PLoS ONE 10/2014; 9(10):e110973. · 3.53 Impact Factor
  • [Show abstract] [Hide abstract]
    ABSTRACT: The spalt-like transcription factor 4 (SALL4) gene has been demonstrated to be overexpressed in many malignancies, but little is known about its expression in gliomas. To explore the expression of SALL4 in patients with gliomas and the relationship between SALL4 expression and clinicopathologic characteristics, qPCR and immunohistochemical staining were used to investigate the SALL4 expression level in 54 glioma specimens and seven normal brain tissues. In vitro, siRNAs against SALL4 in U251 cell line were constructed and cell proliferation was evaluated by CCK8 assay. The SALL4 expression level in glioma was significantly higher than that in normal brain tissues (P < 0.05). Both qPCR and immunohistochemical analysis found that the expression of SALL4 was tightly correlated with glioma pathology grade (P < 0.05). Analysis using glioma and normal brain tissues revealed that SALL4 was positively proportionated to glioma cell differentiation with high sensitivity (92.59 %) and specificity (85.71 %). Survival analysis indicated the SALL4 expression was an independent prognostic factor. High level of SALL4 expression was correlated with poor outcome in patients with gliomas. This result agreed with the negative correlation between SALL4 expression and overall survival period obtaining in GBM patients from the cancer genome atlas database. The CCK8 experiments demonstrated SALL4 could significantly inhibit cell proliferation in U251 cell line (P < 0.05). The findings of the current study indicated that the SALL4 may play an important role in progression, development and maintenance of glioma.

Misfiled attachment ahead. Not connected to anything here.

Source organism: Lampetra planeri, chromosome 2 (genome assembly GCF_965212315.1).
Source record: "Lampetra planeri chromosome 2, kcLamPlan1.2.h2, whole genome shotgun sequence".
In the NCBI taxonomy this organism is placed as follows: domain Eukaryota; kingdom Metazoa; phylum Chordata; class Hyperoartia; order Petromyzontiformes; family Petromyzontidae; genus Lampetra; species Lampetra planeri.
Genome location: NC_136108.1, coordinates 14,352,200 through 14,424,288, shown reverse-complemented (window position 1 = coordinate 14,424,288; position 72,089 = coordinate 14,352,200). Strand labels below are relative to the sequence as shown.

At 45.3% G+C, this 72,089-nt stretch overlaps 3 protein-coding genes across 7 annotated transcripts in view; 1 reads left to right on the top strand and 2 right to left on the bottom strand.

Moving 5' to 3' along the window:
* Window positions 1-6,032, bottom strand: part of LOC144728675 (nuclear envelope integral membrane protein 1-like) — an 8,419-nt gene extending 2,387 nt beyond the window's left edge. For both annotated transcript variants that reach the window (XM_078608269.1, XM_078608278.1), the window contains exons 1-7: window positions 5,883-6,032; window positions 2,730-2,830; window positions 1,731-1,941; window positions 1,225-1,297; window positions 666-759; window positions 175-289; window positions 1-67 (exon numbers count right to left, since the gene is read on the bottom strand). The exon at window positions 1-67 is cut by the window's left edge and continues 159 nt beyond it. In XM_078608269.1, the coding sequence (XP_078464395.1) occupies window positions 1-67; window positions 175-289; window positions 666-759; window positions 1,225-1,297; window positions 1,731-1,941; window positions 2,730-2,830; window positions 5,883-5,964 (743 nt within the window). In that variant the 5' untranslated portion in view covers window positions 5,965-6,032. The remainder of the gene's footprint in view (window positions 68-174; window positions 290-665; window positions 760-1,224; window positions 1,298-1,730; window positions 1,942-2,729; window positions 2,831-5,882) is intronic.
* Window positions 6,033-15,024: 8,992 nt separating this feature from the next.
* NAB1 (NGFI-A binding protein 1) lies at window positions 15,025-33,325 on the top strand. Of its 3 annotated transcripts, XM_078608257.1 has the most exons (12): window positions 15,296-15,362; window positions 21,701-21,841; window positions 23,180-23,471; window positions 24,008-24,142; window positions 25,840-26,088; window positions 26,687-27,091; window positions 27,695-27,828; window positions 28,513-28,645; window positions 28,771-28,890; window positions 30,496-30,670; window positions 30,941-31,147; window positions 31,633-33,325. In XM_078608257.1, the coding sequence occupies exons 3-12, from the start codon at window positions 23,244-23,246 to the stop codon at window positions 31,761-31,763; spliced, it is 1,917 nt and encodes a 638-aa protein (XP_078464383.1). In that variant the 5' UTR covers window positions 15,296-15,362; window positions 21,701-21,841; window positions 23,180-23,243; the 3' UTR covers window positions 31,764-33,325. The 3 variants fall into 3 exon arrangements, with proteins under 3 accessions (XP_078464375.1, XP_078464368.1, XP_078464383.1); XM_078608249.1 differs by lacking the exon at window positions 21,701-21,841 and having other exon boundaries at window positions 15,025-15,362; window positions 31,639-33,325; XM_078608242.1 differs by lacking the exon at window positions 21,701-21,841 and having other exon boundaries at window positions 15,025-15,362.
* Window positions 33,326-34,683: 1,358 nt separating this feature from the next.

Journal of Neuro-Oncology 10/2014; · 3.12 Impact Factor

Full-text (2 Sources)

Available from
May 17, 2014